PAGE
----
Walt Disney World
A History in Postcards
Sailing the Seven Seas (Lagoon)
Part I Excursion Steamers
A page on the larger craft plying the Waterways of Bay Lake and the Seven Seas Lagoon
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This early view of the transportation hub at the entrance to the Magic Kingdom seems most notable to me for the side wheeler steamboat bringing guests to the dock in front of the Magic Kingdom. When I first started this project I thought perhaps these boats were the pre-cursors to the ferryboats, in part because You can't see the Ferry landing in this view. Later I decided that I was wrong, I thought that perhaps the ferry dock would have been out of frame anyway (to the right). It wasn't until 2008 that former watercraft cast member Greg Chin emailed me and let me know that my original thinking was correct, the first two ferrries did not go into service until 1973, and until then the side-wheeler steam ships were used to take guests from the TTC to the Magic Kingdom, Greg Wrote:
Your Postcard image of the Osceola-class Southern Seas arriving at the Magic Kingdom Cruise Dock, showing that the Ferryboat Dock wasn't there, is indeed correct. The postcard shows a pink concrete slab, with the benches and patio umbrellas, on that straight east-west extension of the dock. Later, that was the Ferryboat Dock. It's not out of the photo. It just wasn't built yet, on that straight extension. The Ferryboat Dock's wooden "patio" decking is really about 2' in elevation, above the existing pink concrete slab. The narrower and angled, pink concrete area, was always there for the motor launches and motor cruisers. They probably built the lt. blue canvased ferryboat dock during 1973, when the first two ferryboats were also being built. The third ferryboat, the Kingdom Queen wasn't built until 1975-1976. The MK Tram Drop-off area (under the MK monorail beamway) is still there in the postcard, and wasn't modernized with the covered MK Bus Depot until the late 1980's, (or else 1986-1987) when the Disney resort expansion was beginning. The Grand Floridian Beach Resort, and the two new resort convention centers required that the new MK Bus Depot to be built. I was glad to see the Bus Depot built. We needed it, especially during the Summer nights.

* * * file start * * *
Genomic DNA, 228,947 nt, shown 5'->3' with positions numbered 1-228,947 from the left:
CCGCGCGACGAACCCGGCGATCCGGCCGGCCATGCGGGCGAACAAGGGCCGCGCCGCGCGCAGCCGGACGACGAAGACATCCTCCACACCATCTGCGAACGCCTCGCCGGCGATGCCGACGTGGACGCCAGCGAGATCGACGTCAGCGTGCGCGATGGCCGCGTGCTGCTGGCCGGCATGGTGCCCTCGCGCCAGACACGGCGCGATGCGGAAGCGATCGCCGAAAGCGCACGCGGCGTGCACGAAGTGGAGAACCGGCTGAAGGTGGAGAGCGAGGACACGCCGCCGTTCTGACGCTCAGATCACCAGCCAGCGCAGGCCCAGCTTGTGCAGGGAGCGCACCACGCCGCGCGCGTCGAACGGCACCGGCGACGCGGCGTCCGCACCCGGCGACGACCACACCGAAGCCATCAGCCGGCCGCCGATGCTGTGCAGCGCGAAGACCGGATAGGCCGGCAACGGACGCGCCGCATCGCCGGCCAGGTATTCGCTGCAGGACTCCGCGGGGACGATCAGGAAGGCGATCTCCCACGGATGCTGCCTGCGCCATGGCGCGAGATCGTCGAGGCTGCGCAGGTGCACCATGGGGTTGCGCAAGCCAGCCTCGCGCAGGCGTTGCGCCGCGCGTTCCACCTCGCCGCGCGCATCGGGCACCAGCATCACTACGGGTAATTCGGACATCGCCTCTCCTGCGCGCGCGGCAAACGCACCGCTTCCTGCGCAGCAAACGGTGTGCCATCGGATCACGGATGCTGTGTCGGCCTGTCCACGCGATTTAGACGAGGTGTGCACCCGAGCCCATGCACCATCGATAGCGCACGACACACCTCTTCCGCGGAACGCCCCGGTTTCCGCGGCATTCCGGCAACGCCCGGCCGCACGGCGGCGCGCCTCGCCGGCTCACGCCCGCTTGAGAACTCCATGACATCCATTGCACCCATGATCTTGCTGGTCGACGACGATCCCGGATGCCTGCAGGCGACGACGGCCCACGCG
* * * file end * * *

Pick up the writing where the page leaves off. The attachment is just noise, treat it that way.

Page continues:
The ship on the card above is one of the Excursion Steamers like the one on the pre-opening postcard below.
FL-027

There were two of these Excursion Steamers in the early fleet and unlike the one on the pre-opening card neither of them was named the Osceola. They were named the Southern Seas, and the Ports O' Call. and in the early "pictorial souvenir" books it was often noted that they "have "walking beam" engines unlike any built in 100 years" Even though in the end none of the steamers ended up being named Osceola they were called "Osceola Class" Here's Captain Matt with more: There were actually two side-wheel steamers named the "Southern Seas" The original "Southern Seas" was retired in 1975 and scrapped in 1977. The "Ports of Call" was retired in 1982 and scrapped in 1984. The second "Southern Seas" was built in 1977 after the scrapping of the first. After the opening of Epcot in the 1980s the boat wasn't used as much. It was used for midnight cruises, and for trips to and from the World Cruise dock to Discovery Island. But in 1997, it was deemed unnecessary and was taken out to a hill behind dry dock and scrapped after 20 years of service." This shot of the ports of call is the only one I found